Sucheta Dalal :Financing norms for two-wheeler loans become stricter
Sucheta Dalal

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Financing norms for two-wheeler loans become stricter  

April 7, 2010

India is the second largest market in the world, in terms of volumes, for two-wheelers. However, the penetration level in the country remains very poor at about 6% to 7%. Despite favourable conditions, increasing input costs and higher interest rates are likely to restrict sales. The fresh, stricter norms, applied by some of the lenders to two-wheeler buyers, may also cast its shadow on volume growth.


Last month, some auto financiers, such as ICICI Bank Ltd, HDFC Ltd and Kotak Mahindra Bank raised interest rates by 25 basis points (bps) to 50 bps (100bps=1%). In India, most people buy new vehicles with the help of lenders. The credit purchase of the total auto market fell to 20% during FY09 from around 40%-50% in FY07.


Many lenders, following the slowdown during FY08, have suffered on account of high non-performing assets (NPAs). Similar was the case with dealers as well. Both lenders and dealers were offering two-wheelers at 0% interest rates and down payments touched rock-bottom rates of Rs99.


Increased NPAs forced lenders to take a re-look at two-wheeler financing. As a result, lenders have removed the direct selling agent (DSA) link from their line-up. Banks are now financing through their branch networks only and have stopped selling with aggressive tactics. Some lenders like ICICI Bank and GE Money—known for their aggressive marketing—are no longer present in the two-wheeler financing space.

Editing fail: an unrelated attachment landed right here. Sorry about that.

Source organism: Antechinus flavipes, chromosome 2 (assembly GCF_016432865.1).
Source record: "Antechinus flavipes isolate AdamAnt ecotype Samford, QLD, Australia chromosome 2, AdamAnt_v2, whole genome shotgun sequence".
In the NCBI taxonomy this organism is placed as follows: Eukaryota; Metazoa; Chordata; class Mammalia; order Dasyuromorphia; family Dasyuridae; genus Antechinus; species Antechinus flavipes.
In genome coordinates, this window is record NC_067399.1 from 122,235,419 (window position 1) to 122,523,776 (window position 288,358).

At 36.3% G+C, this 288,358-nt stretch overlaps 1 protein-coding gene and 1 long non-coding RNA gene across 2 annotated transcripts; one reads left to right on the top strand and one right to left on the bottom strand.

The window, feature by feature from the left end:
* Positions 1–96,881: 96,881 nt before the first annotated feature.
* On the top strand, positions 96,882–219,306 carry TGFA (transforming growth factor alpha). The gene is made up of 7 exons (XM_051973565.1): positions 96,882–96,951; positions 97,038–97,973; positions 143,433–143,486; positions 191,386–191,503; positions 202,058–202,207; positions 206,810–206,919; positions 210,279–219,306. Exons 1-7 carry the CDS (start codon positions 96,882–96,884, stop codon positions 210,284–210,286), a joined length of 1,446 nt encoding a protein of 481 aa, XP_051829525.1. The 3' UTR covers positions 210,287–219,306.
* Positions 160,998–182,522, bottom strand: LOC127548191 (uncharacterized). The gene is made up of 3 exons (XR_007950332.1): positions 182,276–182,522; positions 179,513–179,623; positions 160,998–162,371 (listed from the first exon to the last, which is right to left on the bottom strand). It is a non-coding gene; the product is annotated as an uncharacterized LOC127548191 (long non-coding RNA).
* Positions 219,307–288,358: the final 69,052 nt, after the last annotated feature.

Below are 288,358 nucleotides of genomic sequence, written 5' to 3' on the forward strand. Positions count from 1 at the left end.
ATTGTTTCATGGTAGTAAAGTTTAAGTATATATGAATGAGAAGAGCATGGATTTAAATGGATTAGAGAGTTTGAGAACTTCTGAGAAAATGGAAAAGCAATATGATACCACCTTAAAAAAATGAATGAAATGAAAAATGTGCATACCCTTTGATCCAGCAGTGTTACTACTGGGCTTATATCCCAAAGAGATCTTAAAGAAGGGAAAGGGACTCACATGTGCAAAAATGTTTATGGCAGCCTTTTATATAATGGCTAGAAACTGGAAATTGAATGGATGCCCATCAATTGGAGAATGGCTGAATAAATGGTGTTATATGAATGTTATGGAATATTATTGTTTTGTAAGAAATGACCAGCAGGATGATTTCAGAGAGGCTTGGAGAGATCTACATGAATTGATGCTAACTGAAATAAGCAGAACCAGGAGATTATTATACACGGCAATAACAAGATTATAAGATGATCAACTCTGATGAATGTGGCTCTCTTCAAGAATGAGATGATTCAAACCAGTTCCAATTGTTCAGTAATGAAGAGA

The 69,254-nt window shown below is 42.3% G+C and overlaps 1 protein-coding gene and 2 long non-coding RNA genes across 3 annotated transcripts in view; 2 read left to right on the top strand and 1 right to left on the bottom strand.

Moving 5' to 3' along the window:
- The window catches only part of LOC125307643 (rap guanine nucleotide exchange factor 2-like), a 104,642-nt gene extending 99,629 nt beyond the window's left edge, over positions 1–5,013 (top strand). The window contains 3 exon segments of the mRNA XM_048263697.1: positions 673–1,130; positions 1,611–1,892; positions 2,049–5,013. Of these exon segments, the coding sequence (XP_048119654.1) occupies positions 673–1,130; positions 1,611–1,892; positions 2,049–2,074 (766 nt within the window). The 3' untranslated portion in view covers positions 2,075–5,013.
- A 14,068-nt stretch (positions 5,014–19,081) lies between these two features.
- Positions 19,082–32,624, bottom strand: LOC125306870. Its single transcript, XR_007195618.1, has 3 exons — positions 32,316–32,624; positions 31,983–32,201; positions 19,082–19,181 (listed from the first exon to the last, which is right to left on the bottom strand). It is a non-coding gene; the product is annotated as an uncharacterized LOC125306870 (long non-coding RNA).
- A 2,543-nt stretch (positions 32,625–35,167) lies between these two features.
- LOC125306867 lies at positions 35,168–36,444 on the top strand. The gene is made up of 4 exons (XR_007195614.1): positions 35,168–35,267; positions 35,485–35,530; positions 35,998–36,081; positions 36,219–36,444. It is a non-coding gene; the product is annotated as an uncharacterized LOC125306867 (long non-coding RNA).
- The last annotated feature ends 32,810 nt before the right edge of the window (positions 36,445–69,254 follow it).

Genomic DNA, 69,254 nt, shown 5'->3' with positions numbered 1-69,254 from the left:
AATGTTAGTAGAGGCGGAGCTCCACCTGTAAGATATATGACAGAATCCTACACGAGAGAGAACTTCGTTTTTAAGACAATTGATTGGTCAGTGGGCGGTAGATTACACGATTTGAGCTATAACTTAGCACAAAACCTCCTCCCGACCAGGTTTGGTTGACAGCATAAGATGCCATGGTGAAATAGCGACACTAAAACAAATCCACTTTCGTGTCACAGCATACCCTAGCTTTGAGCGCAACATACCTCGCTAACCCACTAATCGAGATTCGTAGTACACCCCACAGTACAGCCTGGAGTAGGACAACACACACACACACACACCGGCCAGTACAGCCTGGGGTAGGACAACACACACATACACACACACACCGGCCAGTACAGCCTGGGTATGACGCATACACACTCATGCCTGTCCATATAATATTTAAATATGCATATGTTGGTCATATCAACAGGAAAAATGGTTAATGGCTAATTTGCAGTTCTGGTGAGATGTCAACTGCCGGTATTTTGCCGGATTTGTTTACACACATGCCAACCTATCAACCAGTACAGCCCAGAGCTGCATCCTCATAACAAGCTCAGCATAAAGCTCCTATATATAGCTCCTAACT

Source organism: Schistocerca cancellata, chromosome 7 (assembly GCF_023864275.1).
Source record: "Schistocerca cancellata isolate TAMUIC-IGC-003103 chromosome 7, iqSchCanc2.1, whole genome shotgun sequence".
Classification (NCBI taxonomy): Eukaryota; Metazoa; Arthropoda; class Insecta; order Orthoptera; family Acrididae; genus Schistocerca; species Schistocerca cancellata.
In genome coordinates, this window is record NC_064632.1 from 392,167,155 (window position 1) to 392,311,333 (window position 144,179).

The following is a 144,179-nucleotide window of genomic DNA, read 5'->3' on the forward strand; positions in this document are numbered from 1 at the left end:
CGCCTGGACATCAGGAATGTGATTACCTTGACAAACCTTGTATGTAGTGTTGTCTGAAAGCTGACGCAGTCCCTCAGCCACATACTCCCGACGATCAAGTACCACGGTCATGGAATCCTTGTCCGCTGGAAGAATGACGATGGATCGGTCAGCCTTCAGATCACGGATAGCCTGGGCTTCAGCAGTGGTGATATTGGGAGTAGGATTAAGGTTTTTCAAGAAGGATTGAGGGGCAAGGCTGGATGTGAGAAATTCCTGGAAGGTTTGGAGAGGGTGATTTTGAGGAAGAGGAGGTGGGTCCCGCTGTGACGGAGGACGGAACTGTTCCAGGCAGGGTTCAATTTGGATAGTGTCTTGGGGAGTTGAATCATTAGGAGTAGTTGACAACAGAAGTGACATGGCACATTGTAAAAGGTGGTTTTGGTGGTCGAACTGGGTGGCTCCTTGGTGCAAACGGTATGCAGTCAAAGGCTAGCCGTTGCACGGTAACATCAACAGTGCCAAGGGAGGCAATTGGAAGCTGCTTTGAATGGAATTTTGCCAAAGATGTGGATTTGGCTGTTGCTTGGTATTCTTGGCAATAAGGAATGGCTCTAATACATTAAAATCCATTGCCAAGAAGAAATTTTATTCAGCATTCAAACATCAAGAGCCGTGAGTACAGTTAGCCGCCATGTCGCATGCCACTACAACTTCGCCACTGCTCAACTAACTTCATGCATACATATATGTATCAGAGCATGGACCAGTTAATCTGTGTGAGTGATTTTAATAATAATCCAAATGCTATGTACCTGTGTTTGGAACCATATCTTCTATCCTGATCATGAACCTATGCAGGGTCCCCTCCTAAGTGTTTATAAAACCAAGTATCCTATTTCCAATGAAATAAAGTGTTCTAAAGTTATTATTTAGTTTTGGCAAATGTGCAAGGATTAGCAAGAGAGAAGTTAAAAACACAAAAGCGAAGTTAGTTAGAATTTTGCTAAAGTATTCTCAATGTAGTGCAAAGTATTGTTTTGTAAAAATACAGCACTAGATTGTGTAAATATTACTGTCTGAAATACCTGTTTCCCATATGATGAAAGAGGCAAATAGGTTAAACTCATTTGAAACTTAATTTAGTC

As far as down payments are concerned, lenders are now asking for about 30% of the total cost of the vehicle. This is a major change, considering the fact that during the peak year of FY07 the same lenders were asking for a maximum of 10% as down payment. Not only that, some lenders have made it mandatory to conduct a thorough background and credit check of the customer.


With the withdrawal of 0% finance schemes and other aggressive dealer discounts and incentives, lenders have brought down their NPA risks. "All these measures have led to a slow but healthy recovery in financing. Over the last six to nine months, disbursals by public sector banks (PSBs) and non-banking finance companies (NBFCs) have gone up. As a result, we expect lenders to increase availability of finance to the two-wheeler space gradually," said Enam Securities Pvt Ltd, in a research report.


Over the next two years, industry volumes are expected to grow above the historical average rate, as improved consumer sentiment and availability of retail finance should boost urban demand. Further, rural market growth is expected to remain stable with higher income visibility and disposable income through non-farm sources and existing low two-wheeler penetration levels.


Most two-wheeler manufacturers have announced ambitious growth targets on the back of recent model launches. "In the medium term, we expect marginal impact from the smaller manufacturers on the overall competitive landscape. Impact of higher competition would be determined by action of the top two players in the motorcycle segment with combined domestic market share of about 79%," said Ambit Capital Pvt Ltd, in a report.

"In the current operating environment, wherein demand is expected to be relatively strong and cost increases are on the anvil, we expect the top two players to focus on protecting profitability rather than indulge in price wars to augment market share. Nevertheless, higher competitive intensity would result in higher spend on advertising and marketing, as new variant launches would be at frequent intervals," the brokerage added.   Yogesh Sapkale

-- Sucheta Dalal